Certainly, many more things could be said from Scripture about knowing the three important things Peter lists, but for the sake of space I would just like to summarize them as questions that would be good to teach believers to know as a confessional; (1) “Do you believe and know Jesus is who He said He is?” “Yes, I believe and know Jesus is my God and Savior,” (2) “Do you believe and know you have what Jesus said you have?” “Yes, I believe and know by Jesus’ divine power I have everything I need for a godly life,” (3) “Do you believe and know you are who Jesus said you are?” “Yes, I believe and know I am a partaker in Jesus’ divine nature.”


Showing, or demonstrating our faith-based knowledge is why I believe the commands of God are so important. In John 14:15, Jesus said, “If you love me, keep my commands.” In 1 John 2:6, John wrote, “Whoever claims to live in him must live as Jesus did.” For the commands to be followed, they first must be taught. Jesus gave His disciples the method by which He would teach the world His commands: “discipleship” (Matthew 28:19-20). Therefore, the very nature of the “godly life” Peter is referring to, in 2 Peter 1:3, is the obedient Christ-like life. John reaffirmed this in 1 John 4:17 when he wrote, “In this world we are like Jesus.”

Referring back to Peter’s words, we see that Christians can only live the “godly life” by “participating in the divine nature.” 2 Peter 1:3. So often, people in the church miss the greatness of the term, “godly,” and forget that it literally means, “to be God like.” Christians are to live like Jesus, who was (and is) God in the flesh. We are the light of the world and ought to shine with the glory of Christ for all to see His image. As much as Jesus is filled with divinity is as much as we are filled with Christ (Colossians 2:10). Paul said that we are to be filled with the whole measure of God (Ephesians 3:19). More will be said about the image of Christ later, but it is good to note here that we are called to nothing less, in our thoughts and behavior, than to live a “God-kind of life.” Remember, Christians can live godly in their behavior because they share in God’s nature! Also, when we believe God made us sinless, we sin less (2 Corinthians 5:21).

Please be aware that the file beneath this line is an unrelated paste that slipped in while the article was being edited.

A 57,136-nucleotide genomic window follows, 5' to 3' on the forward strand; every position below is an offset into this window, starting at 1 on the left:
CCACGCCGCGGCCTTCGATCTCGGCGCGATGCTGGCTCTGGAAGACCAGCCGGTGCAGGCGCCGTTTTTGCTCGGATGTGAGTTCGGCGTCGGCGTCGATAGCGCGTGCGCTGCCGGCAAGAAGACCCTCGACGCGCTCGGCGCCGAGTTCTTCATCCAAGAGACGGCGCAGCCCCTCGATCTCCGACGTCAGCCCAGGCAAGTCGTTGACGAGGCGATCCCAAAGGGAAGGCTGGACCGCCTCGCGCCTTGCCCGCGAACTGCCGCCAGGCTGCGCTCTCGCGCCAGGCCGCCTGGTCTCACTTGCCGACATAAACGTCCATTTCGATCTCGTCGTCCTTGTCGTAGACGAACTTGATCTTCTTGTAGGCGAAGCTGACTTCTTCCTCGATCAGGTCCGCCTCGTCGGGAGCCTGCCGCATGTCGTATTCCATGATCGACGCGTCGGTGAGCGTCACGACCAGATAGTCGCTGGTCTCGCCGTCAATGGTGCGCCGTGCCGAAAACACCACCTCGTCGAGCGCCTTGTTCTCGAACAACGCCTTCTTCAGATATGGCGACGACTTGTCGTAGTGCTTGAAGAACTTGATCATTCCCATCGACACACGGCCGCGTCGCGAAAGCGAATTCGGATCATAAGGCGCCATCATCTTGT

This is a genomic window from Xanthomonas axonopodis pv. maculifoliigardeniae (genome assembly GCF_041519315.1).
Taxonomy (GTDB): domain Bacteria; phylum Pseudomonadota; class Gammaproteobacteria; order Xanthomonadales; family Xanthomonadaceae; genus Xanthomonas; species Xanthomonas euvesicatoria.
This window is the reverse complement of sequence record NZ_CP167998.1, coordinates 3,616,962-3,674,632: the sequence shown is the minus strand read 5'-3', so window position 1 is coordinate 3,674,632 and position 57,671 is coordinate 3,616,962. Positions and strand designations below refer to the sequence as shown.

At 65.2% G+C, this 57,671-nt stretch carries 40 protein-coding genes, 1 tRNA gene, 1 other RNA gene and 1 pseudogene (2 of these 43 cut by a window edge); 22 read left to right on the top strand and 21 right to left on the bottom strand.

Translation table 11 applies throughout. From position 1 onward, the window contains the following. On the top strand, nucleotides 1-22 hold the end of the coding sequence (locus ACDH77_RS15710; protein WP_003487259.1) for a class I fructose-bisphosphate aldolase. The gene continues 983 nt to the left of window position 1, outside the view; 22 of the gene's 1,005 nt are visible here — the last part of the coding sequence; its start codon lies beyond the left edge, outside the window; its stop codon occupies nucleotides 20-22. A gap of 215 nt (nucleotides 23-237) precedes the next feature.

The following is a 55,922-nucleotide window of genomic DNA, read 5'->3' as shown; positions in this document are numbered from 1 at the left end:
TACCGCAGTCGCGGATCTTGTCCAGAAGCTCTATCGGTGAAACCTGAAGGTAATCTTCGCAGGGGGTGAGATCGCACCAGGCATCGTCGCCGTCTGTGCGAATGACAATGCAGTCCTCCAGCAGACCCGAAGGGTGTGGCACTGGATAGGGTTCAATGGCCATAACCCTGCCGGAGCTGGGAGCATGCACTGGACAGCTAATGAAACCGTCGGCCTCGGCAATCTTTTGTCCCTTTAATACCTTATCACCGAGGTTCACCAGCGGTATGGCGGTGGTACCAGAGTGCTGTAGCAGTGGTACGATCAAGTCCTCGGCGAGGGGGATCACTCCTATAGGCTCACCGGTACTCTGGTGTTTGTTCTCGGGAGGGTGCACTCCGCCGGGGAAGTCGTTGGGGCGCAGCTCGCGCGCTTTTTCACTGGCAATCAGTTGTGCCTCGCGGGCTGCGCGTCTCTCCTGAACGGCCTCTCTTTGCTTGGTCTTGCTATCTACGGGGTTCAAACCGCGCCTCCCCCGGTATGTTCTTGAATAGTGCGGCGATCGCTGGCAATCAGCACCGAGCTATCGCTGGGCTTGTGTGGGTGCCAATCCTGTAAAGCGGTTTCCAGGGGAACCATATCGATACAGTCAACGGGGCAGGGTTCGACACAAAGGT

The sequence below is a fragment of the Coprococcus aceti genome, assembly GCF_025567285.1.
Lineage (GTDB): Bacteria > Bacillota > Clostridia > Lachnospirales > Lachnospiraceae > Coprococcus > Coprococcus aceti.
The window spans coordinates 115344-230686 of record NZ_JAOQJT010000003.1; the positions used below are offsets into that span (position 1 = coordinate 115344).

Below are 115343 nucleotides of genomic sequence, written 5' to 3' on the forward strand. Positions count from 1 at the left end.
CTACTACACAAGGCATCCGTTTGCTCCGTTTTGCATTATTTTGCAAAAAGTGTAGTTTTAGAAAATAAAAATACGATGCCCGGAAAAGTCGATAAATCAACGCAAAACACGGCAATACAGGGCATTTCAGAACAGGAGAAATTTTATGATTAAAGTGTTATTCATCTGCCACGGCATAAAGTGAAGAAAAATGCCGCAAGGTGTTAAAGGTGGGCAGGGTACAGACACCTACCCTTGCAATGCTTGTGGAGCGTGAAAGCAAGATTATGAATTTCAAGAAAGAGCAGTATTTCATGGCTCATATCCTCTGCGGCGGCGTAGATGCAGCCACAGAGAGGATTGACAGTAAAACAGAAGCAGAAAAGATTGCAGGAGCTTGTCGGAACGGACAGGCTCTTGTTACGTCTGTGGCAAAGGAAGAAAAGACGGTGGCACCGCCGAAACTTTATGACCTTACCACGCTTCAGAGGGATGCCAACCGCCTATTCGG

It is good to remember that we, as Christians, do not do good things to become a good person. We do good things because Jesus, at salvation, made us a good person. This idea is clear in Ephesians 2:10. First, we are made God’s masterpiece, completely new and perfect at salvation for the kind of life He created us to live. Then, we do the good works for which we were created. God is not “working on us” like a handyman who never finishes remodeling his basement; rather, we are perfected and made holy once and for all by the sacrifice of Jesus (Hebrews 10:10,14).

As a result, following the commands of God and showing our knowledge should be a joy and not a burden. Some call the commands on my showing list, “spiritual disciplines” or “means of grace.” I see merit for both terms; however, I believe it is best to simply view them as “commands.” I believe the following twelve commands summarize the New Testament’s expectations of every Christian.

Each one of these commands and Christian practices have been the subject of much writing; therefore, for brevity, I will just list them with a brief explanation and Scriptural basis.

  1. Bible Reading: To read and study God’s Word, 2 Timothy 3:16-17.
  2. Family Order: To be the kind of child, husband/wife, and mother/father that pleases God, Ephesians 5:21-6:4.
  3. Scripture Memorization: To commit the Scripture to memory for the sake of knowing at all times what pleases the Lord, Psalm 119:13.
  4. Soul Journaling: To record what God has said and done, along with your thoughts and emotions for the sake of remembrance, Exodus 34:27.[7]